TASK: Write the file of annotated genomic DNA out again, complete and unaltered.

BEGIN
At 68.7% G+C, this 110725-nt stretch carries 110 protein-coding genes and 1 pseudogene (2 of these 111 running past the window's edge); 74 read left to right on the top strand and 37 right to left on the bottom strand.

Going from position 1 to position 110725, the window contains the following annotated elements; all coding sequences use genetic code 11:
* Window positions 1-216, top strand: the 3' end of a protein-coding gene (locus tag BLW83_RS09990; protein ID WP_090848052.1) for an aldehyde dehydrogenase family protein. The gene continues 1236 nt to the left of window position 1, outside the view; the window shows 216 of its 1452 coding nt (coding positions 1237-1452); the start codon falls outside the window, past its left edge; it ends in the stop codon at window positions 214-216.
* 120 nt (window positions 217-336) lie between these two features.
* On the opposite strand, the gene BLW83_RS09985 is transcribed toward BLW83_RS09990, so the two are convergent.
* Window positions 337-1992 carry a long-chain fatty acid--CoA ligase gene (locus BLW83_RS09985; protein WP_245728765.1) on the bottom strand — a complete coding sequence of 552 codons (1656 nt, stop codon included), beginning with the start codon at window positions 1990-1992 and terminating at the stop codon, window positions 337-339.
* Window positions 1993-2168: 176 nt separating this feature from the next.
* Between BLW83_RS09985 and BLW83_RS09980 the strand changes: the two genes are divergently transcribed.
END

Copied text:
At 68.7% G+C, this 110725-nt stretch carries 110 protein-coding genes and 1 pseudogene (2 of these 111 running past the window's edge); 74 read left to right on the top strand and 37 right to left on the bottom strand.

Going from position 1 to position 110725, the window contains the following annotated elements; all coding sequences use genetic code 11:
* Window positions 1-216, top strand: the 3' end of a protein-coding gene (locus tag BLW83_RS09990; protein ID WP_090848052.1) for an aldehyde dehydrogenase family protein. The gene continues 1236 nt to the left of window position 1, outside the view; the window shows 216 of its 1452 coding nt (coding positions 1237-1452); the start codon falls outside the window, past its left edge; it ends in the stop codon at window positions 214-216.
* 120 nt (window positions 217-336) lie between these two features.
* On the opposite strand, the gene BLW83_RS09985 is transcribed toward BLW83_RS09990, so the two are convergent.
* Window positions 337-1992 carry a long-chain fatty acid--CoA ligase gene (locus BLW83_RS09985; protein WP_245728765.1) on the bottom strand — a complete coding sequence of 552 codons (1656 nt, stop codon included), beginning with the start codon at window positions 1990-1992 and terminating at the stop codon, window positions 337-339.
* Window positions 1993-2168: 176 nt separating this feature from the next.
* Between BLW83_RS09985 and BLW83_RS09980 the strand changes: the two genes are divergently transcribed.